UNIT 1: NATURE OF SCIENCE
Dear students you are welcome to Unit 1. This unit takes you through the Nature of Science it is going to be interesting. We know you will surely enjoy every bit of it. Please take your time to read the learning outcomes and indicators as stated below.
By the end of the course the student would be able to:
CLO 1: Describe the nature of science and its implication for teaching and learning. (NTS 2c, 2e p. 13, 3h, 3j, p. 14)
The student will be able to:
– Explain the science as a body of knowledge, method for acquiring knowledge, and as an institution.
– Explain the pedagogical implication to the teaching and learning process
– Explain why we teach science in basic schools
– Describe at least six characteristics of scientific knowledge
– Describe the processes and product of science
– Differentiate between science and technology
Well done for reading the above. Now do the activity below
Brainstorm the meaning of Science. Compare your answer with the information below
1.1 Meaning/Some Definitions of Science
Science comes from the Latin word Scientia which means knowledge
Science may be defined as:
– A method of exploring the environment by observing things and solving problems
– The gathering and recording of information to find answers to questions and challenges of human race
– A method of obtaining knowledge through observation and experimentation
– A process of generating knowledge
– A way of learning that involves first hand experiences, inquiry, problem solving, communication of findings
– That body of knowledge which can be communicated to others and which can be verified
by anyone willing to make the efforts to do so.
From the various meaning of science we can now say that: science is a way of learning which involves first hand experiences, inquiry, problem solving, interpretation and communication of findings.
Science is a process of generating knowledge and a search for explanation. Science is both a process and a product
Dear student you are to answer the question in Activity 2
- Activity 2:
How will you explain science as a body of knowledge? The content below will help you to explain it better
1.1.1 Categories or Group of Science
Science is divided into two broad categories. These are Pure Science and Applied Science
Pure science: Pure Science deals with the attempt to understand nature
Applied Science: Applied Science deals with the use of the knowledge acquired in pure science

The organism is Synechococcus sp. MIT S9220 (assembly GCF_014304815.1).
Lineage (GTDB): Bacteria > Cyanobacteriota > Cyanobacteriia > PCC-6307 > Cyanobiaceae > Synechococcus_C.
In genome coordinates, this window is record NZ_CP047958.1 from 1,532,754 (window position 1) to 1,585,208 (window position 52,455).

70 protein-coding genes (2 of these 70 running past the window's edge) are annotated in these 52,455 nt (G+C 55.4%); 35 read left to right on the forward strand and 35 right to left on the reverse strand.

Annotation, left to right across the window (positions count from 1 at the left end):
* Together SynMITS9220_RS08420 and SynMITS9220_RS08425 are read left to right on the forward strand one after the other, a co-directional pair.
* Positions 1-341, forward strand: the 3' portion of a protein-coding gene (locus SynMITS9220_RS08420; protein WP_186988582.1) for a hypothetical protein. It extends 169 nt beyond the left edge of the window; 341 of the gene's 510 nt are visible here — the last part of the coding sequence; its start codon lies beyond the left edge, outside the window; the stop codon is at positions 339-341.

Branches of Pure Science
Pure Science can be grouped into three main branches. These are Biology, Chemistry and Physics
- Biology is the study of living organism (plant and animal) and their interactions with each other and the environment
- Chemistry is the study of the composition and existence of matter
- Physics is concerned with the forces that exist between objects and their interrelationship between matter and energy.
Some Fields of Applied Science
Meteorology; Engineering; Medicine; Pharmacy; Geography; Agriculture; Forestry; Horticulture; Environmental Health; Sociology; Geology; Psychology; Astronomy.
Dear student please answer the question below
- Activity 3:
Explain science as an institution. Read the content below to add up to your answer
1.1.2 Fields of Science
We have two fields of science. These are the Natural Science and Social Science.
Natural Science deals with problems of nature. Examples are Biology, Physics, Chemistry, Geology, Agriculture, Engineering, and Astronomy. Social Science deals with problems of Economics and Political Science.
Both Natural and Social Scientist have some characteristics in common. They both use scientific methods or processes to acquire knowledge and achieve their objectives. However, their products of findings differ. The findings of socialist are not reliable. It is also not reproducible because taste of people change with time. The products of Natural Scientists are universal, can be reproduced, predicted and reliable.
Dear student please attempt Activity 4 below
- Explain Science as a method for acquiring knowledge. Read the information below to assist you to explain it better.
1.1.3 What Are Scientific Methods
Scientist methods are the procedures used by scientist to solve problems. The steps to follow are:
- Recognizing a problem
- Collecting information about the problem
- Making hypothesis
- Devising an experiment
- Observing and recording result
- Analysing the result (making deductions)
- Drawing conclusion and generalisations.
Importance of Scientific Method
- It provides logical procedures for arriving at knowledge.
- It provides knowledge that can be verified or tested
- It provides information on the existence of species which were otherwise thought not to exist
- It leads to discovery of new things.
Dear student please answer the questions in Activity 5
- State and explain any four pedagogical implications of teaching and learning process in science.
- Mention and explain three scientific attitudes that can be developed in JHS learners.
- Mention two (2) values in science and explain how they contribute to the development of Science.
1.2 Implications to the Teaching and Learning Process (Pedagogical Implications)
- Learners should accurately apply appropriate science concept, principles, laws and theories in interacting with the universe.
- Learners should use processes in science in solving problems, making decision and furthering their own understanding of the universe.
- Learners should interact with the various aspects of the universe in way that is consistent with the values that underline science.
- Learners should develop scientific attitudes such as scientific objectivity, open mindedness, curiosity, perseverance, flexibility, respect for evidence, reflection, honesty, critical mindedness, thoroughness.